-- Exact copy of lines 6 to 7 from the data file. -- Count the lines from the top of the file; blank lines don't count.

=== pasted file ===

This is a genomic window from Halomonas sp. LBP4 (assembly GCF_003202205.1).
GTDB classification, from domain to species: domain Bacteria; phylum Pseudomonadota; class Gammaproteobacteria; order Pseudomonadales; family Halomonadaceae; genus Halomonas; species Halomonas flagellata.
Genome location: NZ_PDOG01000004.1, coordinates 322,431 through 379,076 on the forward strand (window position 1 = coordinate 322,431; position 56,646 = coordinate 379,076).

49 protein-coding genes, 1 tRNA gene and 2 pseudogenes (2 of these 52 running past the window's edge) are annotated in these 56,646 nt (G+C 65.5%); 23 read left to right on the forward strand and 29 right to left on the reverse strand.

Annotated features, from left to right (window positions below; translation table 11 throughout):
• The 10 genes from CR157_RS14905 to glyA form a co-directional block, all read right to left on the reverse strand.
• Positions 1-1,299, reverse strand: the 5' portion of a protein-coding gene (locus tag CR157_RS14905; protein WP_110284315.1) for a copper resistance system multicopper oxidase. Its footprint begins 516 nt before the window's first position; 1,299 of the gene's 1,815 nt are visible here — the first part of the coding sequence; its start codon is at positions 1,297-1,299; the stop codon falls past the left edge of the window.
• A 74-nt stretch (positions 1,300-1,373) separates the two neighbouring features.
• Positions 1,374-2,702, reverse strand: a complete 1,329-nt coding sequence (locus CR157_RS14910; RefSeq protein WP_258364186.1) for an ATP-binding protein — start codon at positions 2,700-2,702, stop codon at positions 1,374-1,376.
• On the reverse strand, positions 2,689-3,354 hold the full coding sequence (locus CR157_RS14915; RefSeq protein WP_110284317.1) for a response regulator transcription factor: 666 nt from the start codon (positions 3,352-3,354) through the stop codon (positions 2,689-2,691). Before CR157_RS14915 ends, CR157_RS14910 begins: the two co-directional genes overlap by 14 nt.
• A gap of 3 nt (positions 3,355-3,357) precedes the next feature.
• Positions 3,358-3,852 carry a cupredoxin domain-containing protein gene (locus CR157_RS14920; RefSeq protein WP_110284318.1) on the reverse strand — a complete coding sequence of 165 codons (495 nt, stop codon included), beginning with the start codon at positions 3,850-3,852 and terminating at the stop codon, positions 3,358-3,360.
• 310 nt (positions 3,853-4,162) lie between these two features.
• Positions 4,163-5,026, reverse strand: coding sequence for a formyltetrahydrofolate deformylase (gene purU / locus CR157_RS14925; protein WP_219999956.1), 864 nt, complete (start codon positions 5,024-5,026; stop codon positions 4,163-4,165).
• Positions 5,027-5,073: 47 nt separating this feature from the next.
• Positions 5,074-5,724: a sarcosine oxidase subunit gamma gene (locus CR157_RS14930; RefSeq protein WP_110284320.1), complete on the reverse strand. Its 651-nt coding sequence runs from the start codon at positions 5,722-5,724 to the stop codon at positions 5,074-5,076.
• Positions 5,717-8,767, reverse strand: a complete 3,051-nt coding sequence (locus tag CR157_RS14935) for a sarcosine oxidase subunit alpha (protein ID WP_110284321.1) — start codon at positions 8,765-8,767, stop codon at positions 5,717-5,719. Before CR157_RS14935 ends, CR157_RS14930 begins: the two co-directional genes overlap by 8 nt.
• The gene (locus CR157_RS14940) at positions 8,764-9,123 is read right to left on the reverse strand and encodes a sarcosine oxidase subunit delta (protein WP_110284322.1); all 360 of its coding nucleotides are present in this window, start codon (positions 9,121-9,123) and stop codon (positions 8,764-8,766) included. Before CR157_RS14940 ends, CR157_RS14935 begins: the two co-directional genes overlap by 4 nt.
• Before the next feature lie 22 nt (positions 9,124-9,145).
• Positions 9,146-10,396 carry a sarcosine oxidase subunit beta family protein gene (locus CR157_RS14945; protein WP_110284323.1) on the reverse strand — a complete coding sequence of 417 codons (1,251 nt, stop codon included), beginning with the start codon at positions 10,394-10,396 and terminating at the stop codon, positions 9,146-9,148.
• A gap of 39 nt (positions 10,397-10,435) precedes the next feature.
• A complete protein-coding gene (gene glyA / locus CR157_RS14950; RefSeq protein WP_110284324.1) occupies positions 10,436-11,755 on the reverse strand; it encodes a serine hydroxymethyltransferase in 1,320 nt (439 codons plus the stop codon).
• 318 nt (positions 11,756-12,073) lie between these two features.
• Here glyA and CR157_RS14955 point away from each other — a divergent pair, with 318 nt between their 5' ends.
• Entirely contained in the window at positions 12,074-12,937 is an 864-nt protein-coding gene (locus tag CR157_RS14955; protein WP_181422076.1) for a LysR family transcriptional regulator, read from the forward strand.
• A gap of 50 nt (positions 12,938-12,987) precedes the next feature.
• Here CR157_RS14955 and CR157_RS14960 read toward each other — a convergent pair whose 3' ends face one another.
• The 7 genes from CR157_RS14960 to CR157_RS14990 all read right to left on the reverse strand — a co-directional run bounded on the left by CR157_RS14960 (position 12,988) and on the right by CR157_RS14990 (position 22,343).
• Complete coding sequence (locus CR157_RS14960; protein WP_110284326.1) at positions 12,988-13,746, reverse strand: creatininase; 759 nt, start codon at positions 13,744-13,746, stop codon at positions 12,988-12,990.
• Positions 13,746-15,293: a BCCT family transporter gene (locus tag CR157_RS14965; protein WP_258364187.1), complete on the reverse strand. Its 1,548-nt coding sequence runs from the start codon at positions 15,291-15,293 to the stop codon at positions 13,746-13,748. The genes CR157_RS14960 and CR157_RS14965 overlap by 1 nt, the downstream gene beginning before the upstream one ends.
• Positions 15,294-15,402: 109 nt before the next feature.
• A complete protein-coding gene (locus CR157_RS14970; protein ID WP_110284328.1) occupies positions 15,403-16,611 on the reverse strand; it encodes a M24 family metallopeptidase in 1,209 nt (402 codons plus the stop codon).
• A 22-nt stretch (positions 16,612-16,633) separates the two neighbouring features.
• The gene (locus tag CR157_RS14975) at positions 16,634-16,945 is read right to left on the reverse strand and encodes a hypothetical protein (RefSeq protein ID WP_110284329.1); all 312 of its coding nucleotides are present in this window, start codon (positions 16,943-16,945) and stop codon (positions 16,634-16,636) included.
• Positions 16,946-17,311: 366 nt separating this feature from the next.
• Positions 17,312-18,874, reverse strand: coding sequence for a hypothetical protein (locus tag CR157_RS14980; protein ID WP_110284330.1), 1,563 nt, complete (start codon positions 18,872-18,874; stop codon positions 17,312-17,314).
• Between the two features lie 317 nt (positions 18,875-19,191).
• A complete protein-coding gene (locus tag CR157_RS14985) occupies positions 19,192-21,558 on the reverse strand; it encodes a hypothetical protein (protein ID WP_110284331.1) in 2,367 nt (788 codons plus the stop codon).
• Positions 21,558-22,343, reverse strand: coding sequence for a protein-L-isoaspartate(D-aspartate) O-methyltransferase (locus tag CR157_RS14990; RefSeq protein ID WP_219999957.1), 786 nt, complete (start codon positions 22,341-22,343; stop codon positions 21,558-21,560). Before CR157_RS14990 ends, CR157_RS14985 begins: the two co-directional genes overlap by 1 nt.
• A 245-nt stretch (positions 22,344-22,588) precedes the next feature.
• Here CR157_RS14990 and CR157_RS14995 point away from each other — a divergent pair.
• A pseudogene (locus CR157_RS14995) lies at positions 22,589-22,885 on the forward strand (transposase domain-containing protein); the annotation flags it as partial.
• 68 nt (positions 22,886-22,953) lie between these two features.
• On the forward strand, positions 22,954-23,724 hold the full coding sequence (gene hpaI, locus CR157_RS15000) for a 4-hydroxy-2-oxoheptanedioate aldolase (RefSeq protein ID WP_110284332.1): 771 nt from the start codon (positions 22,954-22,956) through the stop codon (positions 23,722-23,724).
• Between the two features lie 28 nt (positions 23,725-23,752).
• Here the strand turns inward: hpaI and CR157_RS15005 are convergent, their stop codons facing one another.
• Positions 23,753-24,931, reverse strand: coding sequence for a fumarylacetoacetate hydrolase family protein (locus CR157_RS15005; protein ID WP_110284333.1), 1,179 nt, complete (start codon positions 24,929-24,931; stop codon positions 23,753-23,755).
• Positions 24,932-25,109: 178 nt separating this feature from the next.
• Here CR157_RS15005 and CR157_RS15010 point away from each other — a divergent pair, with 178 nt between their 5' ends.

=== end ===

• The 10 genes from CR157_RS14905 to glyA form a co-directional block, all read right to left on the reverse strand.
• Positions 1-1,299, reverse strand: the 5' portion of a protein-coding gene (locus tag CR157_RS14905; protein WP_110284315.1) for a copper resistance system multicopper oxidase. Its footprint begins 516 nt before the window's first position; 1,299 of the gene's 1,815 nt are visible here — the first part of the coding sequence; its start codon is at positions 1,297-1,299; the stop codon falls past the left edge of the window.